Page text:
3. Observation and Feedback: The mentor coach observes the mentee’s coaching practice, either through recorded sessions or live observations, and provides constructive feedback aligned with the ICF Core Competencies. This feedback helps the mentee identify areas for improvement and refine their coaching skills.
  4. Reflection and Practice: The mentoring process encourages the mentee to engage in self-reflection and self-assessment. By reflecting on their coaching practice, the mentee can gain insights into their strengths and weaknesses and develop a plan for growth and improvement.
  5. Support and Guidance: The mentor coach provides ongoing support and guidance, sharing resources, tools, and strategies to help the mentee enhance their coaching skills and achieve their credentialing goals.
  6. Accountability and Progress Monitoring: The mentor coach and mentee collaboratively set goals and monitor progress throughout the mentoring process. This accountability helps ensure that the mentee is making strides in developing their coaching competencies and aligning their practice with the desired credential level.

Through mentor coaching, coaches can develop the necessary skills, knowledge, and confidence to achieve their desired credential level and provide high-quality coaching services to their clients. The mentor coaching relationship not only supports the individual growth of the mentee but also contributes to the overall advancement and professionalization of the coaching industry.

Initial Credentialing

Credentialing candidates on the following paths are required to participate in Mentor Coaching prior to submitting their application:

  • ACC Portfolio
  • PCC Level 1 / ACSTH
  • PCC Portfolio
  • MCC Portfolio

ACC Renewal

Coaches applying to renew their ACC Credential are required to complete an additional 10 hours of Mentor Coaching above those hours required for their initial credential.

Duties for ICF Mentor Coaches encompass a range of responsibilities designed to support the mentee’s growth and development as a coach. Some key duties include:

  1. Modeling effective initiation and contracting: Mentor coaches should demonstrate how to initiate and establish a strong coaching relationship by setting clear expectations and boundaries with their mentees.
  2. Clarifying goals and measures of success: Mentor coaches need to work in partnership with their mentees to determine the desired outcomes of the mentoring process and establish success indicators.
  3. Discussing fees and timeframes: A transparent discussion of fees, schedules, and other logistical aspects of the mentor coaching relationship is essential for creating a solid foundation for growth and development.
  4. Upholding ICF Code of Ethics: Mentor coaches must inform their mentees about the ICF Code of Ethics and the availability of the Ethical Conduct Review Board, ensuring that ethical practices are maintained throughout the mentoring process.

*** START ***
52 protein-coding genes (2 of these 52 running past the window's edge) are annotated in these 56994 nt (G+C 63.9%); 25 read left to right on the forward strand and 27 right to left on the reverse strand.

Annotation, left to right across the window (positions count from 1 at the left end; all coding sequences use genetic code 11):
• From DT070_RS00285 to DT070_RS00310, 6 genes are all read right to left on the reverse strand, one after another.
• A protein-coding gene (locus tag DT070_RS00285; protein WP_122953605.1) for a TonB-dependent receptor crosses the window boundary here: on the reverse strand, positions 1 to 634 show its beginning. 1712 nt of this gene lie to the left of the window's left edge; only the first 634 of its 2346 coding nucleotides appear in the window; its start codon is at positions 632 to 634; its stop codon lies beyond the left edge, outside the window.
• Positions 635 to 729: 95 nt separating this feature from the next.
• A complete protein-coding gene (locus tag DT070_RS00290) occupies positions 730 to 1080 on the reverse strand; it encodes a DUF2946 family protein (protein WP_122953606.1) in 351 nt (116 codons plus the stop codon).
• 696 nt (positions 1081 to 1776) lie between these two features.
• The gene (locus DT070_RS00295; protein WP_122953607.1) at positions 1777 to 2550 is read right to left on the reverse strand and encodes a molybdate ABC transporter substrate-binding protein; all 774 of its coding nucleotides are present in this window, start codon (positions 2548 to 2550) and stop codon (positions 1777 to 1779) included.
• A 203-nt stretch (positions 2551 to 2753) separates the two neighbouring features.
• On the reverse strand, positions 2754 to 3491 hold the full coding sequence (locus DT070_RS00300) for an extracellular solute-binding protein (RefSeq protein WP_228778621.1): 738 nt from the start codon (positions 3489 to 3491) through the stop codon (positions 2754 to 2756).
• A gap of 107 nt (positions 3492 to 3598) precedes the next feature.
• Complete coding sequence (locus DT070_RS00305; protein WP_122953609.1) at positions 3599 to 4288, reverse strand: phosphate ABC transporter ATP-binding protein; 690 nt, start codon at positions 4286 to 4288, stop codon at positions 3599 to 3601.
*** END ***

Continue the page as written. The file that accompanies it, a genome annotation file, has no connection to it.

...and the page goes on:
5. Encouraging mentee exploration: By suggesting that mentees interview multiple mentor coach candidates, mentor coaches promote self-confidence and help mentees find the best match for their needs.
  6. Avoiding guarantees: Mentor coaches should not guarantee that their mentees will obtain the desired credential level as a result of the mentoring process, emphasizing the importance of the mentee’s own efforts and growth.
  7. Focusing on core competency development: Mentor coaches need to review and provide oral and written feedback on a series of the mentee’s coaching sessions, allowing time for incorporation of learning and development between sessions.
  8. Providing specific, targeted feedback: Mentor coaches should offer detailed feedback with examples from the sessions, highlighting areas of strength and opportunities for growth.
  9. Honoring the mentee’s unique style: A mentor coach should demonstrate an understanding of their mentee on multiple levels, taking into account their individuality, goals, and coaching style, while helping them develop a deeper level of mastery in coaching.

By fulfilling these duties, ICF Mentor Coaches play a crucial role in supporting the growth and development of aspiring coaches, helping them achieve their desired credential level, and contributing to the overall advancement of the coaching profession.

Personal traits of an ICF Mentor Coach play a significant role in creating a supportive and nurturing environment for the mentee’s growth and development. These traits include:

  1. Trustworthiness: An effective mentor coach establishes trust with the mentee, fostering an open and honest relationship that allows for meaningful communication and rapport-building.
  2. Encouragement: Mentor coaches should inspire their mentees to push beyond their perceived limits and strive for greater achievements by broadening their creative process.
  3. Demonstrating equal partnership: By being open, vulnerable, and taking appropriate risks, mentor coaches can model equal partnership and encourage mentees to lead in designing their own learning experiences.
  4. Valuing partnership: Mentor coaches should understand the importance of partnership, allowing and encouraging mentees to take charge of their growth and development between sessions.
  5. Supportive and authentic celebration: An effective mentor coach celebrates the mentee’s unique qualities, achievements, and growth, providing genuine and heartfelt encouragement.